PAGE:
Jan Murphy of the Patriot News features a story on PennFuture’s lobbying. The story reveals two facts that did not appear in our exposé.
First, despite rants calling us lots of nasty names, PennFuture CEO Jan Jarrett admits “mistakes” on their IRS returns each and every year, which they only noticed after our report:
PennFuture’s 990 tax forms for the past three years put lobbying at no more than 2 percent of its total expenses. But after it was pointed out that other financial disclosure forms showed the group’s lobbying expenses as high as 7 percent, Jarrett admitted a mistake had been made and the higher percentage was right.
Second, PennFuture not only receives funding from alternative energy companies, but owns a for-profit energy conservation company:
At the core of the Commonwealth Foundation’s attack is the charge that PennFuture has been “lobbying laundering,” lobbying for laws that will benefit either its donors or PaceControls, a for-profit energy conservation company in which PennFuture holds a 30 percent ownership stake.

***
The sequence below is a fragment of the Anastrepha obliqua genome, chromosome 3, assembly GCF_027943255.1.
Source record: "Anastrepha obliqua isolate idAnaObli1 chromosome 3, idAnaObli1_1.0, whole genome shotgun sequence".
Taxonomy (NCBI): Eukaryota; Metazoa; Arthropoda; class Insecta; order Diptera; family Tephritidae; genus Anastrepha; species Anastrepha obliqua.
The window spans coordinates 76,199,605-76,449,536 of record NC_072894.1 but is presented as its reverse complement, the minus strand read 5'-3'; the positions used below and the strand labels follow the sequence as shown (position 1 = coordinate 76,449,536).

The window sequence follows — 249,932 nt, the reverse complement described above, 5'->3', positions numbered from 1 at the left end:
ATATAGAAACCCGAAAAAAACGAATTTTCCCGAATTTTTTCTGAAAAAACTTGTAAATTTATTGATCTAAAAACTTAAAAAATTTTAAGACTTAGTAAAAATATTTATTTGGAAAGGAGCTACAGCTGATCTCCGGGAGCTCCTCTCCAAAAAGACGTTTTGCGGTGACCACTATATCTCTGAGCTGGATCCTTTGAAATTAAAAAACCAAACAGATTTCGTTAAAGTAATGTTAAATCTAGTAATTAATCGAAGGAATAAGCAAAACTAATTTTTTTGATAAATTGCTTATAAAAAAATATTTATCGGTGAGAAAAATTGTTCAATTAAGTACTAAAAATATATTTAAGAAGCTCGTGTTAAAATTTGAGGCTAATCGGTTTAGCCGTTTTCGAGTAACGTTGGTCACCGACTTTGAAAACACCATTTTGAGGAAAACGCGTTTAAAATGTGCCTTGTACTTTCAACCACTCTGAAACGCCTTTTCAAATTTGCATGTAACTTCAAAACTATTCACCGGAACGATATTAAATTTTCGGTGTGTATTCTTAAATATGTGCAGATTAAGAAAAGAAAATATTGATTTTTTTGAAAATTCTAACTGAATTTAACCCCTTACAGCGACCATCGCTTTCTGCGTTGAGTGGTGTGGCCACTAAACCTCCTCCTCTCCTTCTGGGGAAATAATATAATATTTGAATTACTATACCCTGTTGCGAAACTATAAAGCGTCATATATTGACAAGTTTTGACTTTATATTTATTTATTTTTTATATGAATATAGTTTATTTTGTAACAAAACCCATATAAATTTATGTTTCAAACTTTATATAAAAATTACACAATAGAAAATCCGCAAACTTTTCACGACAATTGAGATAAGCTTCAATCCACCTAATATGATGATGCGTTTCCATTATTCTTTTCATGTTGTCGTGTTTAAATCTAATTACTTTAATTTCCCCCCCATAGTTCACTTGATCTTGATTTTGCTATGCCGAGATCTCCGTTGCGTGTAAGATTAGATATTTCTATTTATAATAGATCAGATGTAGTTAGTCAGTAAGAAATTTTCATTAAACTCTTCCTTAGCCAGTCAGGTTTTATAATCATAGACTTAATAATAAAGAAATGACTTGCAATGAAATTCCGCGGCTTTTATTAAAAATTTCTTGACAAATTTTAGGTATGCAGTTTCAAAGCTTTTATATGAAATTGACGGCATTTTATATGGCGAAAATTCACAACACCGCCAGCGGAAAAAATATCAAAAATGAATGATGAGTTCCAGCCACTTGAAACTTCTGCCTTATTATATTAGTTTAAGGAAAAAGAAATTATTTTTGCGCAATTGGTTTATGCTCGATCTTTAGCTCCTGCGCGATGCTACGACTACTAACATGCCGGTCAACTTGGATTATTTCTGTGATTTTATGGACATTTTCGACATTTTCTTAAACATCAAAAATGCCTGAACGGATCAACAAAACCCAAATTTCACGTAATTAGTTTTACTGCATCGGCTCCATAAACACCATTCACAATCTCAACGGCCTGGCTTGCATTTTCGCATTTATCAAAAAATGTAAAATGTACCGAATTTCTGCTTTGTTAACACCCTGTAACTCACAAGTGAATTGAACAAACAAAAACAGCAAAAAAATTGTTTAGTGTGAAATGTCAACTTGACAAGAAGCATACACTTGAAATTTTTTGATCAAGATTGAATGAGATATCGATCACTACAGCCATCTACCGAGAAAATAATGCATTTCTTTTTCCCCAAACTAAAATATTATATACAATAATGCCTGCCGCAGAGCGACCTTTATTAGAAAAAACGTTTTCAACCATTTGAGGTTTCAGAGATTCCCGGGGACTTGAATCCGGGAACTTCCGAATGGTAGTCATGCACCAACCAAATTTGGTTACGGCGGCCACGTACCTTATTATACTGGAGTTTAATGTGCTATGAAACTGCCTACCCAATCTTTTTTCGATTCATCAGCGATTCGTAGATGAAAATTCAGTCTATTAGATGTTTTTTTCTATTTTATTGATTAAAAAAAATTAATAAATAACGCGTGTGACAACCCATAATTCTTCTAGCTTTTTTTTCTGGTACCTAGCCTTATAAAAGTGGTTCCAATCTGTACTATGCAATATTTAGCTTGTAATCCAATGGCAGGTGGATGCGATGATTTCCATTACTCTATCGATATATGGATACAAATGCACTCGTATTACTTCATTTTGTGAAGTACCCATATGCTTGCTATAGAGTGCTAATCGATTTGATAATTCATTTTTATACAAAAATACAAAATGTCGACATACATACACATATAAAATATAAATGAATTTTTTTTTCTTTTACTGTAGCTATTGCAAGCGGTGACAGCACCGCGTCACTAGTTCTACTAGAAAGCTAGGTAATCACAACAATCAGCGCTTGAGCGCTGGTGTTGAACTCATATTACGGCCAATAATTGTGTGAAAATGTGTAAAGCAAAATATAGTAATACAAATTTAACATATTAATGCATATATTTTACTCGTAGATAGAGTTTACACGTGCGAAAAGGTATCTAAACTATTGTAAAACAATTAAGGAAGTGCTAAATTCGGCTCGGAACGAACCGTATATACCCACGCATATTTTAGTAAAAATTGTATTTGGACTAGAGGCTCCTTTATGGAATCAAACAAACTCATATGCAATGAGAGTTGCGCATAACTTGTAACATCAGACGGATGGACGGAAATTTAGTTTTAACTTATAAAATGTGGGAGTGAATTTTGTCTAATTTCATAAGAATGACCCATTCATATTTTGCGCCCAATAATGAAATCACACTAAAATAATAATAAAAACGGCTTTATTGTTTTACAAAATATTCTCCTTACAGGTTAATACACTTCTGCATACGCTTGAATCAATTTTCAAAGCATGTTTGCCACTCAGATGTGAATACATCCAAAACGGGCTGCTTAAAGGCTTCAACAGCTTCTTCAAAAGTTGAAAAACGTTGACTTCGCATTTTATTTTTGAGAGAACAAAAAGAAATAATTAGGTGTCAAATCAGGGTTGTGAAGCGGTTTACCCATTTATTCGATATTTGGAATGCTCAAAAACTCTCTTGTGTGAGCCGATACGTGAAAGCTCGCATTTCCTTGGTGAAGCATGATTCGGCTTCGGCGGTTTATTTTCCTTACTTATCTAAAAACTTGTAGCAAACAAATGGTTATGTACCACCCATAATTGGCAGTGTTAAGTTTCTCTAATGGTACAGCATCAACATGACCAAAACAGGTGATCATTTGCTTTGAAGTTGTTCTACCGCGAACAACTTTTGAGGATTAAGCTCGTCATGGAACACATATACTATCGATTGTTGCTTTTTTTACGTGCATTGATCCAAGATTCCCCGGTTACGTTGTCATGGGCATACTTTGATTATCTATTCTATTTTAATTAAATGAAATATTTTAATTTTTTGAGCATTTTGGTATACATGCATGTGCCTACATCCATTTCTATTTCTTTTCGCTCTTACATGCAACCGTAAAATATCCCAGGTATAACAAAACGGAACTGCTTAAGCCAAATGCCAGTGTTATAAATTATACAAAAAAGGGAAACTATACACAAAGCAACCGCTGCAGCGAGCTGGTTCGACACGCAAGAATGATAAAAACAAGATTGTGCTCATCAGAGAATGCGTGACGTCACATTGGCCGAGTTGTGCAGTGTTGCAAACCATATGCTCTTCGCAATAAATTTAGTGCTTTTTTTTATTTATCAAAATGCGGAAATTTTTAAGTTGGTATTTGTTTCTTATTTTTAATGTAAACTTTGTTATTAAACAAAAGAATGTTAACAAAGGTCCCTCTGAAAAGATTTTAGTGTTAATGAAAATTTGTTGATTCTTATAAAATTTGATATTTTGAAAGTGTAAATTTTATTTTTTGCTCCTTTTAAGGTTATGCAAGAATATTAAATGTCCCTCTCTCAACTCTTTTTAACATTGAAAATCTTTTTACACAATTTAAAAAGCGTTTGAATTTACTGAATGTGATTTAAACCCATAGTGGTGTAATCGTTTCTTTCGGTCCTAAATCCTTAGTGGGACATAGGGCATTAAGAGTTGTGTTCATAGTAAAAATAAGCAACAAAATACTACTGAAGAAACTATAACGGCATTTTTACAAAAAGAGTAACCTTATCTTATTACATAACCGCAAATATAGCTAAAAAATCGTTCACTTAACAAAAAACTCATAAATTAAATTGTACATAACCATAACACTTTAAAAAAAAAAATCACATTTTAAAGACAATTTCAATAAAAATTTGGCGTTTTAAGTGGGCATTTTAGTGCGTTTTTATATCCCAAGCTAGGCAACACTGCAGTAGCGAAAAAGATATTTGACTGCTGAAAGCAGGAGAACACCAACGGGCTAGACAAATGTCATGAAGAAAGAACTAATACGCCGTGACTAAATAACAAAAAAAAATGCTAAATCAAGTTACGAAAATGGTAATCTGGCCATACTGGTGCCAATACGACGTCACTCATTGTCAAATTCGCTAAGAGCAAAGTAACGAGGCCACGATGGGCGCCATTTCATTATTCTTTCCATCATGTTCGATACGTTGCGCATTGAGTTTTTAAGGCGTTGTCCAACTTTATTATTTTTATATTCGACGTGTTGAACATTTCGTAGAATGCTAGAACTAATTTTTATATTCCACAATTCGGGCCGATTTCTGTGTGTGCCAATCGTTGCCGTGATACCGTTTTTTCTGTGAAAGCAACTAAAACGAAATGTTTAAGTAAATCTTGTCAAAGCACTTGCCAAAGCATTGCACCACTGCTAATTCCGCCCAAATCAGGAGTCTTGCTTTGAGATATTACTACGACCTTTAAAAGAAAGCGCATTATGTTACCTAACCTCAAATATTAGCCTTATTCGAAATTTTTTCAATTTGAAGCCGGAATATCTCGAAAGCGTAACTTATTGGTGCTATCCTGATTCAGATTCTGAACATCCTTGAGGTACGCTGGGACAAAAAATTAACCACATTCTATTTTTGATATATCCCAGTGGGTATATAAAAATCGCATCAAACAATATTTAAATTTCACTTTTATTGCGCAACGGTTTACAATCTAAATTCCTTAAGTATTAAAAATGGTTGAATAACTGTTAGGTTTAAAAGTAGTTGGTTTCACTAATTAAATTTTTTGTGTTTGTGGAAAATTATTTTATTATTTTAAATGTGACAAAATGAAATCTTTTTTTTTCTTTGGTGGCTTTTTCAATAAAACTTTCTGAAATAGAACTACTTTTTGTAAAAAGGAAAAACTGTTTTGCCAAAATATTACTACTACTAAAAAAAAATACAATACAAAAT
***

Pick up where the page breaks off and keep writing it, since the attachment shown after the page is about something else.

“It’s somewhat unusual to have a large stake in a for-profit company when the [nonprofit] is advocating in that area,” Jacobs said. “It starts to look like the [nonprofit] is providing a private benefit to the entity.”
Jarrett counters that PennFuture’s work consists of broad policy efforts that are consistent with its mission.
“We did not, for example, lobby for some language that said 10 percent of all energy conservation measures installed in Pennsylvania must use Pace technology. That would cross the line, and we did not cross it.”
Note that we did not focus on PaceControls in our report – only PennFuture’s energy funders – that link was only identified later by Murphy and her sources. This of course, only strengthens the argument that PennFuture’s lobbying is fueled by self-interest, not for purely public and environmental benefits.
Indeed, PennFuture-owned PaceControls received $250,000 in state grants in 2009. And of course, PaceControl benefits from recently enacted mandates for energy conservation and subsidies/credits for various energy efficiency programs. Yet PennFuture’s claim is that because they don’t lobby explicitly for mandates that benefit their company alone, there’s “nothing to see here.”